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A figure of speech in which apparently contradictory terms appear in conjunction (e.g. faith unfaithful kept him falsely true)
contradiction, contradiction in terms, self-contradiction, inconsistency, incongruity, anomaly, conflictView synonyms
- ‘In the annals of oxymorons, this has to be among the most oxymoronic.’
- ‘Yes, but it does leave a reader ever more certain that the term ‘mature male’ is an oxymoron.’
- ‘What he has written is contemporary history, if the term is not altogether an oxymoron.’
- ‘Is there a safe gun or is that an oxymoron like a safe cigarette?’
- ‘Another triumph for military intelligence, the finest of all oxymorons.’
- ‘If these terms sound like oxymorons, that's because they are.’
- ‘Speech was a required elective (which is, in the eyes of the high school student, one of the most contradictory oxymorons to be commonly spoken in the English language).’
- ‘But several are exclusively concerned with the funeral trade, its absurd oxymorons - ‘the future of death’ - and its expansion into a global industry.’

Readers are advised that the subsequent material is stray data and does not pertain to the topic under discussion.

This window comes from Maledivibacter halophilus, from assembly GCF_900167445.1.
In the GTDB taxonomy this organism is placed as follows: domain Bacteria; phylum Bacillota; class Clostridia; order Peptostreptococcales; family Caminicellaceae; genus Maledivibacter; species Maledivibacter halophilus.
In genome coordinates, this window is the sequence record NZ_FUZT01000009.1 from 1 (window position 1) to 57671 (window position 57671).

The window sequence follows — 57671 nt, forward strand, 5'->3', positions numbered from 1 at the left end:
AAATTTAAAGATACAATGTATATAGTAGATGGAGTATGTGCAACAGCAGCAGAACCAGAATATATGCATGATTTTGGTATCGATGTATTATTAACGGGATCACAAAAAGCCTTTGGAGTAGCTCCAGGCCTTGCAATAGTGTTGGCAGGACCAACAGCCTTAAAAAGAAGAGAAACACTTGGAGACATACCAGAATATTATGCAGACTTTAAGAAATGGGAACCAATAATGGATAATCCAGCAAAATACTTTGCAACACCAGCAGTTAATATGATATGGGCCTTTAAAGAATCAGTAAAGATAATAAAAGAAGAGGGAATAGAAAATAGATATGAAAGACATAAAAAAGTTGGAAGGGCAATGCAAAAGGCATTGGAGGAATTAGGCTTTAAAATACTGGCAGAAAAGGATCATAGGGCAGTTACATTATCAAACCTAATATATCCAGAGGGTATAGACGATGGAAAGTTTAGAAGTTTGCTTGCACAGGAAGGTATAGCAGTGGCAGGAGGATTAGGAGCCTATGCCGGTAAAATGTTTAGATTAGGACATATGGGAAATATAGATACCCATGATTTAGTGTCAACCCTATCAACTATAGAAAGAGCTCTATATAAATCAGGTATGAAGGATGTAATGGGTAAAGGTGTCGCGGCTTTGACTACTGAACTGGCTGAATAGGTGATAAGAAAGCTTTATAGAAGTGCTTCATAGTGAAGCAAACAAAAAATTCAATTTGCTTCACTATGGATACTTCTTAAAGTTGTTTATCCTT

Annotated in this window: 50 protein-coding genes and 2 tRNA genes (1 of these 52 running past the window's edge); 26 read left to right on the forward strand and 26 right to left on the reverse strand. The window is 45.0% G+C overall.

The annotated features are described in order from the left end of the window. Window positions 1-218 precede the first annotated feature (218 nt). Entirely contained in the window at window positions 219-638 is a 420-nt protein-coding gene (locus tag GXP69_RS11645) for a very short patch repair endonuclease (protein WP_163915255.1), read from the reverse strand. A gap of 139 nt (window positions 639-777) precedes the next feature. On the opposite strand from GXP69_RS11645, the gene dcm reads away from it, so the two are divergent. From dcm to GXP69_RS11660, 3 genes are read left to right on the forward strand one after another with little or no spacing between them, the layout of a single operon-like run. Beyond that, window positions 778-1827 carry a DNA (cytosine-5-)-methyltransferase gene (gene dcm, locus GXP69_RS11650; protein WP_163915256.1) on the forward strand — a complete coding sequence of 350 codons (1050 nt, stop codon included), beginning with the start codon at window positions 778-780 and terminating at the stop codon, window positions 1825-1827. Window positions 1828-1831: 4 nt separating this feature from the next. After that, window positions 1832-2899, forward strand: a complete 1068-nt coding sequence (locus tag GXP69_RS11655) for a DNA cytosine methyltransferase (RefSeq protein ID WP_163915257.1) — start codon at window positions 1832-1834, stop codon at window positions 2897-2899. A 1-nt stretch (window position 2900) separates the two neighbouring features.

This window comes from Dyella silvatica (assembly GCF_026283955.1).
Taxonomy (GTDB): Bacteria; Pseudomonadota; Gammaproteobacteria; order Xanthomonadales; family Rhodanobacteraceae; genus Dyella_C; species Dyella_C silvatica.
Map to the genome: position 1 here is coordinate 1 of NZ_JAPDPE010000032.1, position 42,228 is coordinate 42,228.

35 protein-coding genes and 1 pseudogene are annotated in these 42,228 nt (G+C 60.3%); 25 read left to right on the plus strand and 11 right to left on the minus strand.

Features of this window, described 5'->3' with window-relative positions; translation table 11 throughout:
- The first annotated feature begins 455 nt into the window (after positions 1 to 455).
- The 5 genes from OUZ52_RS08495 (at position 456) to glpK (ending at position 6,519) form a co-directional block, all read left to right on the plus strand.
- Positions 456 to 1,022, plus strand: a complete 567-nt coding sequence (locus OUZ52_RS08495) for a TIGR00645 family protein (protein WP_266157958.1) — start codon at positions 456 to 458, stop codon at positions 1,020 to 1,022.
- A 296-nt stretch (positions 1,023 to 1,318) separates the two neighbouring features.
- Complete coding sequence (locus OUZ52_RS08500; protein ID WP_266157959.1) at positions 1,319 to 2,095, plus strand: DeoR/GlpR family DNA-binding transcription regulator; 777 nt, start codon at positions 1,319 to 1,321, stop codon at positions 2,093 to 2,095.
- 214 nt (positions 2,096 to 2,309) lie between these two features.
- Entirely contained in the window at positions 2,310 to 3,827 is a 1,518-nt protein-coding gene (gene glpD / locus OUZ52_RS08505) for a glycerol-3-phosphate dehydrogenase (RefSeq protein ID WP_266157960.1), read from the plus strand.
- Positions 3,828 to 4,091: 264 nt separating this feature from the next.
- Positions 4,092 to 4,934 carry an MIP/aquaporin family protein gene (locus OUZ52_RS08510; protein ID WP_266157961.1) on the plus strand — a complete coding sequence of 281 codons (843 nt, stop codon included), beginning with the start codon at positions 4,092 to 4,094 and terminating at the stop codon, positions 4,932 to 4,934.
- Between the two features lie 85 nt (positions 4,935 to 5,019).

- ‘The idea of a light of darkness is certainly an oxymoron, certainly a contradiction in terms, and yet we find that among various mystics.’
- ‘I have no desire to drive those two oxymorons, ‘classic rock’ and ‘young country,’ from the air.’
- ‘A medley of oxymorons, contradictions, and double-standards.’
- ‘By contrast, the very idea of false knowledge is an oxymoron.’
- ‘He is a man who, when he was pillaging for the Federal government, reduced the term Public Service to an oxymoron.’
- ‘I mean, this is an oxymoron, there's nothing free about the speech today.’
- ‘An oxymoron is a combination of contradictory or incongruous words such as ‘gentle violence’.’
- ‘Your Honour secondly asked about the phrase, the apparent oxymoron of non-exclusive possession acts.’
- ‘Prisoners of hope are living, breathing oxymorons.’
- ‘The term native-English speaker itself can be an oxymoron sometimes.’
- ‘The prose poem is a hybrid form, an anomaly if not a paradox or oxymoron.’
- ‘One day I sat her down to explain to her the word oxymoron and then to describe a magnificent and bucolic world of insults.’
Mid 17th century: from Greek oxumōron, neuter (used as a noun) of oxumōros ‘pointedly foolish’, from oxus ‘sharp’ + mōros ‘foolish’.
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